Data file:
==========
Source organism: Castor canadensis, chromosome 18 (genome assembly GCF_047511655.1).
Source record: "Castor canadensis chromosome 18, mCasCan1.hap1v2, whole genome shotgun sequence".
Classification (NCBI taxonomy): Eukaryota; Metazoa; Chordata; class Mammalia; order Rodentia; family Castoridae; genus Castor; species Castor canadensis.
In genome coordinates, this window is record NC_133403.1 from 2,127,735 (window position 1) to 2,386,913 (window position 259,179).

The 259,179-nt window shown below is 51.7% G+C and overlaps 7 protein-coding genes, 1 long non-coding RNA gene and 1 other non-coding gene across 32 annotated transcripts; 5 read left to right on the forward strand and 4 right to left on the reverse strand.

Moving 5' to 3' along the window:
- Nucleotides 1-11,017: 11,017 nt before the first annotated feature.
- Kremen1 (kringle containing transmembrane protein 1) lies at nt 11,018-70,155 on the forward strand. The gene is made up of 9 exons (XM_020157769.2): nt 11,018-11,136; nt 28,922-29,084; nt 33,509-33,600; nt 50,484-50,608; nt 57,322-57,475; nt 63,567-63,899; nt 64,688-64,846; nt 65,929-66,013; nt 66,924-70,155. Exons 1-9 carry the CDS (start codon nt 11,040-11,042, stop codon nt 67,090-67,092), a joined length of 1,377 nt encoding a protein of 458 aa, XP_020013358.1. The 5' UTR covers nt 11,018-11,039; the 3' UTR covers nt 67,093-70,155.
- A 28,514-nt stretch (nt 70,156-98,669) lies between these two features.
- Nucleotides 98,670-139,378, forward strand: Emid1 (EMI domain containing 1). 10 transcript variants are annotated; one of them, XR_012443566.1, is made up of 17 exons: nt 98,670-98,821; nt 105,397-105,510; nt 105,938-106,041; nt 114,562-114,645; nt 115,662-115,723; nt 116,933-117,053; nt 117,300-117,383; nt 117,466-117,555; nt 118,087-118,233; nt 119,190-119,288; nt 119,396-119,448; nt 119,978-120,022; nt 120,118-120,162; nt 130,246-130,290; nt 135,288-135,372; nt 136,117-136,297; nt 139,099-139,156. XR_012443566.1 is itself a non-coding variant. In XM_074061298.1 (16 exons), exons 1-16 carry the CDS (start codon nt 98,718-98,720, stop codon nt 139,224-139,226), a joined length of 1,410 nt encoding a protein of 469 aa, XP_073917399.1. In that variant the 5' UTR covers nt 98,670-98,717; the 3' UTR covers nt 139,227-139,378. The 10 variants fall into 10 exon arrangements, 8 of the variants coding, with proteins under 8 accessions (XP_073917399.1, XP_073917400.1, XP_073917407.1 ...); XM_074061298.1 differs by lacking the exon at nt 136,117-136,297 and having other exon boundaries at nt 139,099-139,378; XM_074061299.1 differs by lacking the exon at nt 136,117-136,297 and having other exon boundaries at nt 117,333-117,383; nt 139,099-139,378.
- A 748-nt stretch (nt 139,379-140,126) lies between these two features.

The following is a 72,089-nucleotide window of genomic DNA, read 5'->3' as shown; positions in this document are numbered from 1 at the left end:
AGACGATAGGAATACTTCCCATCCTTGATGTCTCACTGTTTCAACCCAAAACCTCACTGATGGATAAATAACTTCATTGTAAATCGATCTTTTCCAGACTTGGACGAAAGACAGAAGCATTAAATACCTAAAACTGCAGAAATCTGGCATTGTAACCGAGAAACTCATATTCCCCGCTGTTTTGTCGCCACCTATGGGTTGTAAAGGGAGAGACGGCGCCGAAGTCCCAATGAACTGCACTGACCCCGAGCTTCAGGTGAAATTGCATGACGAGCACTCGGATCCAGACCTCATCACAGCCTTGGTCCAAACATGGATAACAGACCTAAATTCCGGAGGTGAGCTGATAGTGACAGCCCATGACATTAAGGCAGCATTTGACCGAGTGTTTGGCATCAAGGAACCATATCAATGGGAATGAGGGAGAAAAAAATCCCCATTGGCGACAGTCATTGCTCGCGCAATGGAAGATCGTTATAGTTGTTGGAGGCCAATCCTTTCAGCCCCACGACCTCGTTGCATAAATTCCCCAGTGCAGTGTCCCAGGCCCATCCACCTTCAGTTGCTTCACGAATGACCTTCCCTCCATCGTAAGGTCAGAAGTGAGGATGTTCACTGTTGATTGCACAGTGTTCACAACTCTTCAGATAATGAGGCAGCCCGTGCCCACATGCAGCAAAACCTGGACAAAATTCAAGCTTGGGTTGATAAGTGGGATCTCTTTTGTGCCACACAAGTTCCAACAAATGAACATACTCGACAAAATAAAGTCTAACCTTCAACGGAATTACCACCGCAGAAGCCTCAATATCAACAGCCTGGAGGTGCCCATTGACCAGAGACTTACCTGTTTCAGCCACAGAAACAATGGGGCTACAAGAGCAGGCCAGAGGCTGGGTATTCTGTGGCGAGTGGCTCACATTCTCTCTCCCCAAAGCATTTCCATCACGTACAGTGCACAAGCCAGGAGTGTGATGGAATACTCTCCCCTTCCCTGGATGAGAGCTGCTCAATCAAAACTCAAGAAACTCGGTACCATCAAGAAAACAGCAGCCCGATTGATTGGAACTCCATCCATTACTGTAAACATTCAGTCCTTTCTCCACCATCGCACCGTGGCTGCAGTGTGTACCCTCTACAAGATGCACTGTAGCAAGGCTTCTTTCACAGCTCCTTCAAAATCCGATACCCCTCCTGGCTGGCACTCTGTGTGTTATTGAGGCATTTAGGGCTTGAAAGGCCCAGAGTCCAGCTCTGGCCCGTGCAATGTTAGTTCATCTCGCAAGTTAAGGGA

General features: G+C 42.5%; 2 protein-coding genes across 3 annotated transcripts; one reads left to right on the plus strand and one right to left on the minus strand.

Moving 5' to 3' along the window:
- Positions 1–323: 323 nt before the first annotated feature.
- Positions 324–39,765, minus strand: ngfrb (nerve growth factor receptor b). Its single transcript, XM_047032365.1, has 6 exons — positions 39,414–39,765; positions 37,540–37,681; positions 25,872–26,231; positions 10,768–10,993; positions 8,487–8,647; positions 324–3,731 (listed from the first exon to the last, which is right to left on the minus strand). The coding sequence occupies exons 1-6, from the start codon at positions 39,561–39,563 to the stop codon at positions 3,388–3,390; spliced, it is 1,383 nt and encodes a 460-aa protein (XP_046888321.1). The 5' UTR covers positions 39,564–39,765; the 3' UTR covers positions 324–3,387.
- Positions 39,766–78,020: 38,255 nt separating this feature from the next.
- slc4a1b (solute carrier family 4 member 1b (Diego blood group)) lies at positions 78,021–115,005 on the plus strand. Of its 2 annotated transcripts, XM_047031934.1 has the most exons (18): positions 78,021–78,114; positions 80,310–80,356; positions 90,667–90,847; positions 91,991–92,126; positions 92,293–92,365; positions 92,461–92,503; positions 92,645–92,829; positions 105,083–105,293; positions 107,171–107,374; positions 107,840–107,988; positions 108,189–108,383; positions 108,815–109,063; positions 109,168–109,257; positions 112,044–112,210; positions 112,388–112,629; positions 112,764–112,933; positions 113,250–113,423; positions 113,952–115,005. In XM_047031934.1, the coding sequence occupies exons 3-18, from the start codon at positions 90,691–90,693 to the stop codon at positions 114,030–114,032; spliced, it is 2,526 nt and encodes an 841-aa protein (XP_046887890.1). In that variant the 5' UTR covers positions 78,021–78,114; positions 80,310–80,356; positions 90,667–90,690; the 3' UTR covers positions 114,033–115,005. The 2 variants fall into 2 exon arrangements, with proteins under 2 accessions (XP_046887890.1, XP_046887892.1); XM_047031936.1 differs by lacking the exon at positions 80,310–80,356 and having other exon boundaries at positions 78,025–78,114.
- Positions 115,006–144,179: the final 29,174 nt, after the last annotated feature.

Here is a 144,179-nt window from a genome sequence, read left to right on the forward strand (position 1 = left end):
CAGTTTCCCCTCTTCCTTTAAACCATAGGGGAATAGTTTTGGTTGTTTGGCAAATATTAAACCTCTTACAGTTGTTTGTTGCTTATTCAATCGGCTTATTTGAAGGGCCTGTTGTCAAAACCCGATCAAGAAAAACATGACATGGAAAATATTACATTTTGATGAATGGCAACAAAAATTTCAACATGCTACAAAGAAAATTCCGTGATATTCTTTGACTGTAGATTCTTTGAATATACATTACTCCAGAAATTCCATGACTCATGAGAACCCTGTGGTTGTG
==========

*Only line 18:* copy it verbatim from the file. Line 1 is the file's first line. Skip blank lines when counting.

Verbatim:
- Positions 39,766–78,020: 38,255 nt separating this feature from the next.